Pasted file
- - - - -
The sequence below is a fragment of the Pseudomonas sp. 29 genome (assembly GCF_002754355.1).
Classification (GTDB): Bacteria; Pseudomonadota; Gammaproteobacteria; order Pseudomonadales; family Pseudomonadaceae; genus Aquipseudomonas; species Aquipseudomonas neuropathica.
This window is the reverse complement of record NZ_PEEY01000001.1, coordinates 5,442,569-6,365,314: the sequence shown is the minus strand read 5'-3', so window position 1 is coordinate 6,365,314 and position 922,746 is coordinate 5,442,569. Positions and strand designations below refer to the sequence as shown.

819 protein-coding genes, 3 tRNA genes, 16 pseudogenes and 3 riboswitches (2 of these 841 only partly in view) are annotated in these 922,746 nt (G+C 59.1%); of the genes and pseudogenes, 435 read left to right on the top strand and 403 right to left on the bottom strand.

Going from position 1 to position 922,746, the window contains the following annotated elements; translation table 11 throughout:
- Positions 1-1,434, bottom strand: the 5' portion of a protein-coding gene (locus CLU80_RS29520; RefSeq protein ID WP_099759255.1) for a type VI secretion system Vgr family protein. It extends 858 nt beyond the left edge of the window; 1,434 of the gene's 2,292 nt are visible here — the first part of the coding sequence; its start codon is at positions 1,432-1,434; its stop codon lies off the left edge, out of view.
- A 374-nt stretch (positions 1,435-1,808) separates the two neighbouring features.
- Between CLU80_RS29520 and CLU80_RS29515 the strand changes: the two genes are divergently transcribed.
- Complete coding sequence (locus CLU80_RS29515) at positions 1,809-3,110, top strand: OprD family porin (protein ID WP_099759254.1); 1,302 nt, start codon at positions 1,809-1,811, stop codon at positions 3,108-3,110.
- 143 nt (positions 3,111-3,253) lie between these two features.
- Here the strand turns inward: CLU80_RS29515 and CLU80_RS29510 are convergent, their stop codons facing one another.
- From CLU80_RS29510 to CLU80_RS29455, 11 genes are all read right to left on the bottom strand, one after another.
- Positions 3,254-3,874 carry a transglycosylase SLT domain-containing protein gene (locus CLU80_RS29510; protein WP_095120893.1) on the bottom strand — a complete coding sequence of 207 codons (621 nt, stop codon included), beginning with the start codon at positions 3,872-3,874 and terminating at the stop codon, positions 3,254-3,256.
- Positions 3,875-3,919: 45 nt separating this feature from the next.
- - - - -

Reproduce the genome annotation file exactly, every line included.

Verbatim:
The sequence below is a fragment of the Pseudomonas sp. 29 genome (assembly GCF_002754355.1).
Classification (GTDB): Bacteria; Pseudomonadota; Gammaproteobacteria; order Pseudomonadales; family Pseudomonadaceae; genus Aquipseudomonas; species Aquipseudomonas neuropathica.
This window is the reverse complement of record NZ_PEEY01000001.1, coordinates 5,442,569-6,365,314: the sequence shown is the minus strand read 5'-3', so window position 1 is coordinate 6,365,314 and position 922,746 is coordinate 5,442,569. Positions and strand designations below refer to the sequence as shown.

819 protein-coding genes, 3 tRNA genes, 16 pseudogenes and 3 riboswitches (2 of these 841 only partly in view) are annotated in these 922,746 nt (G+C 59.1%); of the genes and pseudogenes, 435 read left to right on the top strand and 403 right to left on the bottom strand.

Going from position 1 to position 922,746, the window contains the following annotated elements; translation table 11 throughout:
- Positions 1-1,434, bottom strand: the 5' portion of a protein-coding gene (locus CLU80_RS29520; RefSeq protein ID WP_099759255.1) for a type VI secretion system Vgr family protein. It extends 858 nt beyond the left edge of the window; 1,434 of the gene's 2,292 nt are visible here — the first part of the coding sequence; its start codon is at positions 1,432-1,434; its stop codon lies off the left edge, out of view.
- A 374-nt stretch (positions 1,435-1,808) separates the two neighbouring features.
- Between CLU80_RS29520 and CLU80_RS29515 the strand changes: the two genes are divergently transcribed.
- Complete coding sequence (locus CLU80_RS29515) at positions 1,809-3,110, top strand: OprD family porin (protein ID WP_099759254.1); 1,302 nt, start codon at positions 1,809-1,811, stop codon at positions 3,108-3,110.
- 143 nt (positions 3,111-3,253) lie between these two features.
- Here the strand turns inward: CLU80_RS29515 and CLU80_RS29510 are convergent, their stop codons facing one another.
- From CLU80_RS29510 to CLU80_RS29455, 11 genes are all read right to left on the bottom strand, one after another.
- Positions 3,254-3,874 carry a transglycosylase SLT domain-containing protein gene (locus CLU80_RS29510; protein WP_095120893.1) on the bottom strand — a complete coding sequence of 207 codons (621 nt, stop codon included), beginning with the start codon at positions 3,872-3,874 and terminating at the stop codon, positions 3,254-3,256.
- Positions 3,875-3,919: 45 nt separating this feature from the next.